By Faisal J. Abbas
27 June 2015
How much terrorism can the world take in 24 hours? Friday 26 June, 2015 will certainly go down in history as a day that pushed the limit.
Just in case the daily dose of evil committed by the likes of ISIS or Iranian-backed militias in Syria and Iraq wasn’t enough, we witnessed three additional horrific attacks done in the name of Islam yesterday (and during the holy month of Ramadan, I might add!).
In Kuwait, a deadly bomb took the lives of 27 innocent people and injured 200 others in an ISIS attack on a Shiite mosque.
In the Tunisian resort town of Sousse, at least 39 innocent people were killed and dozens wounded when at least one ISIS gunman opened fire at a beachside resort. Meanwhile, a headless body and Islamist flags were found at the scene of an attack on a gas factory near France’s second largest city, Lyon.
Here is what will happen next: leaders of affected countries will visit the wounded and vow retaliation, world leaders and concerned parties will condemn, the press will talk about it for a few days.
Then, the story will die and terrorism will be forgotten – until it strikes again.
The madness needs to stop. But this will not happen as long as there are Muslims who may not actively participate in these crimes but still think the likes of ISIS have grounds for what they are doing,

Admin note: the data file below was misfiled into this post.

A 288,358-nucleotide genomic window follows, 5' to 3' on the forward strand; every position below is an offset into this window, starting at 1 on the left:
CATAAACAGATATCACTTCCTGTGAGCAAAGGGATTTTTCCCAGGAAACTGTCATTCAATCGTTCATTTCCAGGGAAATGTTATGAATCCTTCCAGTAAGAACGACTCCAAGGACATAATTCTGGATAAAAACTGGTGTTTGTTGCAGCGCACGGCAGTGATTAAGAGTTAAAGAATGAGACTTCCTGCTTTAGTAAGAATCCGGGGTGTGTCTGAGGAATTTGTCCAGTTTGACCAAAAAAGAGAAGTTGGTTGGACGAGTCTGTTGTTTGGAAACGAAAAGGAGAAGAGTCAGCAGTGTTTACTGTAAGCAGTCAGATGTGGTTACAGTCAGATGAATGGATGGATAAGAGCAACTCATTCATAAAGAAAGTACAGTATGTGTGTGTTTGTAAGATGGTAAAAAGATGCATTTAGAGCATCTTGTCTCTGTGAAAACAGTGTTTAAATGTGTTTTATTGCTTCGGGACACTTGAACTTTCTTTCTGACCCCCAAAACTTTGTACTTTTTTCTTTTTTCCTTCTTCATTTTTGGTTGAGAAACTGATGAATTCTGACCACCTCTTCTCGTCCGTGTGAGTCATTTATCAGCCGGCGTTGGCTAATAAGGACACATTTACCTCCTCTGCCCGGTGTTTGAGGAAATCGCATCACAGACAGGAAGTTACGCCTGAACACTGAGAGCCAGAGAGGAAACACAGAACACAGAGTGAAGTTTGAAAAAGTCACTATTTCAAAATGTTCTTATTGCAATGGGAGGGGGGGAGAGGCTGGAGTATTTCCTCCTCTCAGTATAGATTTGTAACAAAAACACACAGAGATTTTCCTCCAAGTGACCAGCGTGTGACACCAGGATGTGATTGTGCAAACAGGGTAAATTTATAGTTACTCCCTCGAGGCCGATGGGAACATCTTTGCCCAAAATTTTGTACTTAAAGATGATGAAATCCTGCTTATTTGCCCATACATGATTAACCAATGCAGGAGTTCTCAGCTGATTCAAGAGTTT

People might say the above argument echoes the rather unpopular (but accurate nevertheless) views of British PM David Cameron who recently accused many British Muslims of quietly condoning the ISIS ideology.
Now, while it remains a puzzle how anyone can agree – privately or publicly – with this group’s evil creed; one has to wonder if these “quiet condoners” realize that it is Muslims – and nobody else – who are ultimately being hurt the most?
Let us not forget that after almost each one of these attacks, hate crimes against Muslims increase and Muslim communities end up finding it harder to be accepted, to find jobs and to integrate.
Some might ask: what about Muslim grievances regarding occupied lands, unjust causes and unfair treatment, which these terrorist groups claim to be fighting for?
In response to that question, one can only ask how many of these grievances, while legitimate, have been solved by terrorism? If anything, the likes of ISIS and al-Qaeda has made these causes worse and much more complicated to resolve.
As simple as this truth is, many people refuse to see it and this is probably the reason why I remain extremely pessimistic about our region. Perhaps one positive thought remains. It is said that the night is darkest just before the dawn – I don’t think our night can get any darker!
Faisal J. Abbas is the Editor-in-Chief of Al Arabiya English, he is a renowned blogger and an award-winning journalist. Faisal covered the Middle East extensively working for Future Television of Lebanon and both Al-Hayat and Asharq Al-Awsat pan-Arab dailies. He blogs for The Huffington Post since 2008, and is a recipient of many media awards and a member of the British Society of Authors, National Union of Journalists, the John Adams Society as well as an associate member of the Cambridge Union Society.